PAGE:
Home value perceptions again come closer to appraisals

After a brief interruption at the start of the year, the gap between homeowner estimates of their property's value and the appraised value again started shrinking in February.

In the latest update to its Home Price Perception Index, the retail mortgage lender Quicken Loans found that the average appraisal was 0.53 percent less than expected. This was up from January, when the typical appraisal was 0.6 percent lower than expected, but still below the December figure of 0.5 percent below expectations. December marked the seventh month in a row of improving homeowner estimates.

Homeowners have typically overestimated the value of their property in the course of Quicken Loans' tracking, with the average appraisal falling as much as 8 percent lower than a homeowner's expectations during the Great Recession. The gap gradually closed as the housing market recovered, and the typical appraisal was more than a homeowner anticipated in late 2013 and 2014. The average appraisal has been less than expected since that point, usually by 2 percent or less.

"The Home Price Perception Index is a perfect example of how localized housing is across the country," said Bill Banfield, executive vice president of Capital Markets at Quicken Loans. "The fact that appraisals are showing home values nearly 3 percent higher than expected in Dallas, but the average appraisal is lower than the owner estimates by almost 2 percent in Philadelphia, illustrates this to a tee. Dallas is an incredibly hot housing market right now and appraisers are seeing just how fast home values are climbing. When shopping for a home, or even refinancing a current mortgage, consumers should always keep the changes in their local market in mind before estimating a home's value."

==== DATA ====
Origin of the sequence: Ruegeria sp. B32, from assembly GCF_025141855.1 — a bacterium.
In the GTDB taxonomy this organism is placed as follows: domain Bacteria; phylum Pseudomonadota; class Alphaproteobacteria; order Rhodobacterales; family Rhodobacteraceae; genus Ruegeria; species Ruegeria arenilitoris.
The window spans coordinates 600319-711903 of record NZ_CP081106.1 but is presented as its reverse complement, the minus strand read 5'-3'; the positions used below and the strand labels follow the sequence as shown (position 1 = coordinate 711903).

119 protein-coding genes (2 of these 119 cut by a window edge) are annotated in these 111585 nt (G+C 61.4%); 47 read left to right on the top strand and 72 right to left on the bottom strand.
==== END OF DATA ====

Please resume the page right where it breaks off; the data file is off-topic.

Quicken Loans tracks regional averages for appraised values and their comparison to homeowner estimates, including 27 major metropolitan areas. Appraisals were typically 2.72 percent greater than anticipated in Dallas, 2.71 percent higher in San Jose, and 2.22 percent higher in Denver. They were 1.84 percent below the average estimate in Philadelphia, 1.76 percent lower in Cleveland, and 1.46 percent lower in Baltimore.

Estimates were closest to the mark in the West, where the average appraisal was 0.32 percent less than expected. On average, appraisals were 0.55 percent less than expected in the Midwest, 0.58 percent less than expected in the South, and 0.68 percent less than expected in the Northeast.

Quicken Loans also issues a monthly update of its Home Value Index. The index for February was 106.19, with a figure of 100 equaling values in January 2005. The figure showed little change from January, but was up 6.37 percent from February 2017.

"Low home inventory continues to be a drag on the housing market," said Banfield. "As the economy grows and more consumers are in the right place financially to purchase a home, the high demand is driving prices up. As we move into the spring selling season, all eyes will be on whether today's strong economy can support the higher prices."

The Home Value Index for the Northeast was 99.74, a year-over-year increase of 5.44 percent. The index rose 7.23 percent to 87.9 in the Midwest.

In the South, the HVI stood at 108.04 – up 5.67 percent from February 2017. The West had a figure of 128.32, a year-over-year increase of 6.99 percent.

Quicken Loans uses a national database of mortgage data to update both its Home Price Perception Index and Home Value Index. The HPPI is based on refinance mortgages, where a homeowner estimates the value of their property and an appraiser sets a value later in the process. The HVI is based on both purchase and refinance mortgages.


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